Modern OS Provisioning for Windows Autopilot using OSDCloud

Today I want to talk about modern OS Deployment for Windows Autopilot Enrollments using OSDCloud. Also, I will show you where we came from with regards of OS Provisioning and which customizations we made to OSDCloud to make it fit our needs even more.

OSD using a SCCM Task Sequence

When we started using Windows Autopilot back in 2018/19, we needed a solution to prepare existing devices for the enrollment with Autopilot and since we started using Pre-Provisioning (aka. WhiteGlove) as well, the official way for Autopilot for existing devices using the exported .json Profile was not an option. We started using a basic SCCM Task Sequence to install the base Windows Image and upload the Autopilot Hash as described here: and here:
The Task Sequence looked something like this, and contained basically three things besides the OSD itself, the Autopilot Upload, the “Tennant Lockdown” Feature using a script based on the solution of Michael Niehaus: and a part for handling drivers (not visible in the Screenshot).

While this solution worked pretty reliable, we had one issue with this solution, the driver management. Since we had to support more than 100 different hardware models from Dell, HP and Lenovo, we needed to provide drivers for all of these models for the inital installation. Additional to that, we wanted to have a way to allow installation of even more models in case something was not available in a specific region. All this created the need for a pretty large Task Sequence that needed to be maintained and also needed more than 100GB of storage on our around 30 Distribution Points all around the world.

Modern OS Provisioning using OSDCloud

Our Solution for this issue came with the wonderful Project OSDCloud, that supported nearly all of our hardware models out of the Box, by downloading drivers directly from the OEMs, eliminating the need of local repositories for these driver packs. Additionally with the support to download drivers from Windws Update, it even can support new / unknown models.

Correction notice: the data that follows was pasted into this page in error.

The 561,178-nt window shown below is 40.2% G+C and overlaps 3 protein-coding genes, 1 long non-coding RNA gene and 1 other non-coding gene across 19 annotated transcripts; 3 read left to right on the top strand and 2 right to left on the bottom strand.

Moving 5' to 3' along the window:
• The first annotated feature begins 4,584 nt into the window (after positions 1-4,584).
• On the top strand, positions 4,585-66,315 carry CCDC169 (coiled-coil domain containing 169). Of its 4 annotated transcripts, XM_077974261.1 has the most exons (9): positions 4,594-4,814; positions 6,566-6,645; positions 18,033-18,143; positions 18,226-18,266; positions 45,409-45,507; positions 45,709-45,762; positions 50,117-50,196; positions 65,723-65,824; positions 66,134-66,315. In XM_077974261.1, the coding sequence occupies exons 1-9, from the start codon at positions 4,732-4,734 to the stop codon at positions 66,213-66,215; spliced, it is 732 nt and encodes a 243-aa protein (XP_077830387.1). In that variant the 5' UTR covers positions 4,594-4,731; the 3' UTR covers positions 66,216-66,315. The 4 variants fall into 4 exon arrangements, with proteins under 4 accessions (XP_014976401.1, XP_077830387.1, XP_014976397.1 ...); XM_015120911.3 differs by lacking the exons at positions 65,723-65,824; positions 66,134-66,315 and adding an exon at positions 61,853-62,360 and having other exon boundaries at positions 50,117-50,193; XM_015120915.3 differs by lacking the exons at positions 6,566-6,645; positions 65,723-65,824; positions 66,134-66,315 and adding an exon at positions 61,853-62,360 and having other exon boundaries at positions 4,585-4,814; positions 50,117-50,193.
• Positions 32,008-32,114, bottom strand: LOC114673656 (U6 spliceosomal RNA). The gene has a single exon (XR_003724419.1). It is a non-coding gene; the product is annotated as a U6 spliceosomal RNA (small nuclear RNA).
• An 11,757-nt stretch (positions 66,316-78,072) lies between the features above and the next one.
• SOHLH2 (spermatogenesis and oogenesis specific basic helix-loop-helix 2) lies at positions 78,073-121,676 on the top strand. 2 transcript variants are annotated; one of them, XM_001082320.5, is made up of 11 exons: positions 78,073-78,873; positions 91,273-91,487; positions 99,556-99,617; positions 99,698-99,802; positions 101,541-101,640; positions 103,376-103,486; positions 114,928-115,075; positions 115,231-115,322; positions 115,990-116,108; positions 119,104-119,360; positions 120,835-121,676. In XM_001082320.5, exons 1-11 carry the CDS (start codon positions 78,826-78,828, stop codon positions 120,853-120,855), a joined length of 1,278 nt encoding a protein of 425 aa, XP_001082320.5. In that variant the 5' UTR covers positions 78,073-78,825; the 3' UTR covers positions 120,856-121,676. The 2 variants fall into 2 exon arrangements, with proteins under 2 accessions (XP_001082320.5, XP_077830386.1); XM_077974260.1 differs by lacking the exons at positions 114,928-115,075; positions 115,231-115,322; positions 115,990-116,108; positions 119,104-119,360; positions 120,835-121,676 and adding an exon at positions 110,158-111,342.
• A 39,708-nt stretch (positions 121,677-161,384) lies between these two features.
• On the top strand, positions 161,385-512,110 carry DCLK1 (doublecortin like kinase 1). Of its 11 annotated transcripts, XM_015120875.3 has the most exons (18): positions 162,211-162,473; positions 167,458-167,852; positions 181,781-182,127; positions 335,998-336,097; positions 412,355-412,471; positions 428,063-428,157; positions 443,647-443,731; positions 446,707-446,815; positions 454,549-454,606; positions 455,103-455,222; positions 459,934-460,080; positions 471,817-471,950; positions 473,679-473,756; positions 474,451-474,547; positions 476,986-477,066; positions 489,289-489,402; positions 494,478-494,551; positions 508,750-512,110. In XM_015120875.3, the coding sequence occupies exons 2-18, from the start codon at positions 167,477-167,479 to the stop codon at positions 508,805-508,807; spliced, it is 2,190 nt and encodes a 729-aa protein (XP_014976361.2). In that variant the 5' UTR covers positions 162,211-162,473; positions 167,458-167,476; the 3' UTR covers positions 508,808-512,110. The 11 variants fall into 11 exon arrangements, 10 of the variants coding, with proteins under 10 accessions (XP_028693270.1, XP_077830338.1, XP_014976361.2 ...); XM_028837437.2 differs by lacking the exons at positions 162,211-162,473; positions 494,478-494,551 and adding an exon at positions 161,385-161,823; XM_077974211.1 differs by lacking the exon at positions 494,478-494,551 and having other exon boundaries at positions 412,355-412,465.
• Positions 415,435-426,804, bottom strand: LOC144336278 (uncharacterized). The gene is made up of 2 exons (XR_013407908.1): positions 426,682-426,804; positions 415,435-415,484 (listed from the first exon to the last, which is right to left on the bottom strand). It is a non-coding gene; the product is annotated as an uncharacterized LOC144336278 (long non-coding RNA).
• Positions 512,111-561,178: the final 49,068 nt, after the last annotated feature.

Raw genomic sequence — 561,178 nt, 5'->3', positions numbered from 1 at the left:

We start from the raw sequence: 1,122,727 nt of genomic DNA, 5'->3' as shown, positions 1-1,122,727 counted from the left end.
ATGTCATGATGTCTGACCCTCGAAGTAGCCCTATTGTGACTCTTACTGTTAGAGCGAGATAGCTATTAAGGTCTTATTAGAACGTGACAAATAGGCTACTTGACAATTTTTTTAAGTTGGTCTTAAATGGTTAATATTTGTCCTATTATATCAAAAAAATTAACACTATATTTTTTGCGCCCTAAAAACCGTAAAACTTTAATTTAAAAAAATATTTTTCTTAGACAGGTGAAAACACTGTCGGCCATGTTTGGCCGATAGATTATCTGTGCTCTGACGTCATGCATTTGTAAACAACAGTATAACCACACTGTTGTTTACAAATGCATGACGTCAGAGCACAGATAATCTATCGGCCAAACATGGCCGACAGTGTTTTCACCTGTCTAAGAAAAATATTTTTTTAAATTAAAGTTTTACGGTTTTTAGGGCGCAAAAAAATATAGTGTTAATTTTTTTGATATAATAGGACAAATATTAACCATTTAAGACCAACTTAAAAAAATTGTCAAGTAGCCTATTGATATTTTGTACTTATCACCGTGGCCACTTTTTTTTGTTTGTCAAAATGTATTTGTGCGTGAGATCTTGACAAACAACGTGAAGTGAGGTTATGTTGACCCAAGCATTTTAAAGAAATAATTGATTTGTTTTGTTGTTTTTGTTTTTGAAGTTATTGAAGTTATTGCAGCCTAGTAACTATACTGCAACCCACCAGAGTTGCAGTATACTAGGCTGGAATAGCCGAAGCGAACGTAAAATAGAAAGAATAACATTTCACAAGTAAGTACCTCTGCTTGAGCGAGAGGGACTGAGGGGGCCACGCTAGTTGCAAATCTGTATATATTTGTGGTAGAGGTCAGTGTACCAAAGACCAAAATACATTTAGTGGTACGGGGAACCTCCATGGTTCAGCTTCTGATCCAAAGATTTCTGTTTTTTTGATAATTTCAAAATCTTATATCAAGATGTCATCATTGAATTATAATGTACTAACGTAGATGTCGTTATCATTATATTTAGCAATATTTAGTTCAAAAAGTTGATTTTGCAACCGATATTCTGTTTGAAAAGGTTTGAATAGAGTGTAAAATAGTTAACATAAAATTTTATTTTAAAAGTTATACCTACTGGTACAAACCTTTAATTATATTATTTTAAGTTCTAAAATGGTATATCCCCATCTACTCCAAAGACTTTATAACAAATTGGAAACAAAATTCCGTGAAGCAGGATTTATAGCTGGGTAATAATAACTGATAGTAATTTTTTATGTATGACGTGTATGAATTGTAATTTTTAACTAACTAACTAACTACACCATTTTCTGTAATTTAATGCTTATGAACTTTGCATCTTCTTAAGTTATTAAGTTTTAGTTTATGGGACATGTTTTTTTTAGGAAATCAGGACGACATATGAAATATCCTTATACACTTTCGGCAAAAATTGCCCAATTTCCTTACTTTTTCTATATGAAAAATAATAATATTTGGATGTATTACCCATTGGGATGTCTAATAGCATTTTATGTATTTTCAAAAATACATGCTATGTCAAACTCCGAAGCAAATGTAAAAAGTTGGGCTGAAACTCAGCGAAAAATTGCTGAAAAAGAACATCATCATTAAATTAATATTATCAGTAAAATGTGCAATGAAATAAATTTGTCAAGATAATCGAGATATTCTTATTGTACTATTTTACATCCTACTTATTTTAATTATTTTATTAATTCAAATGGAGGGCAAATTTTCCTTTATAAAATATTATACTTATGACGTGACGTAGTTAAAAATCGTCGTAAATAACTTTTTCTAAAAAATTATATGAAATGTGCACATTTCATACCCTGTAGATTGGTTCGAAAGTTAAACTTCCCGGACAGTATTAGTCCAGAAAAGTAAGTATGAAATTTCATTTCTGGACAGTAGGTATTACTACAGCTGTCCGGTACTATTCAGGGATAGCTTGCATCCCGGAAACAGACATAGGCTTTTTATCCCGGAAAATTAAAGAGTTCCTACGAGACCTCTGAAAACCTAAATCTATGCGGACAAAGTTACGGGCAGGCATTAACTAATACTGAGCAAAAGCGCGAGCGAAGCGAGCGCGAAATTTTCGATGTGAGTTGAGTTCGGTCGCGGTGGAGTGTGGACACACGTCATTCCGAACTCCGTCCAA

Since we already wanted to get rid of our SCCM Infrastructure and most of our newly bought devies are already uploaded by the OEM, we decided to go with an bootable USB Drive Solution, which in combination of the integrated Wi-Fi support allows us to worst case use an iPhone Hotspot to reprovision a client if needed.

While OSDCloud provides and integration for Autopilot, it is based on the .json file injection, makeing it unsuitable for Self-Deploying or Pre-Provisioning Scenarios. To mitigate this limitation and to further simplify the GUI to the point, where the admin does not have to choose the OS Version, we decided to build a small PowerShell Forms based GUI, that can be used to launch OSDCloud with a few parameters, Upload the device to Autopilot and set the Tenant Lockdown UEFI Variable. You can find the PowerShell Scripts for the launcher on my GitHub, so you can customize it to your needs:

The first Page of the Launcher will present you two options, the Autopilot Upload Button will unzip a password encrypted archive, containing the Autopilot Upload Script, described here, also i uploaded the script to extract the files to GitHub.

The Start-OSDCloud Button will show a new Page that allows you to select a driverpack and the OS Language.

The Windows Version (Win 10 vs. Win 11) will be automatically selected, based on Hardware support. Since the only devices, that we still want to be able to install Windows 10 have Intel Core CPUs form Generation 2 – 7, i only check for this and an enabled TPM 2.0 Security Chip here.

Once the Launcher checked the HW Compatibility, it fills a global Variable “StartOSDCloudGUI” and hand over the job to OSDCloud with an set ZTD Option, so it won’t ask for permission to wipe the SSD, so be careful during testing.

If you want to know more about this, let me know in the Comments and I will be happy to show you more details if wanted.





4 responses to “Modern OS Provisioning for Windows Autopilot using OSDCloud”

  1. Ahmed Avatar


    Very Informative, interested task sequence. could you please share this task sequence.


    1. mmeierm Avatar


      sure i exported the TaskSequence for you and uploaded it to GitHub:

      You will have to customize it to your needs, the driver packages are 7z compressed folders containing the extracted driver files (.inf / .sys / etc.) The boot image and windows image is basically untouched, and the Hash Upload Package is created as described using the OA3Tool and and Azure Automation Runbook in the backend to upload the device to Autopilot.
      Best Regards

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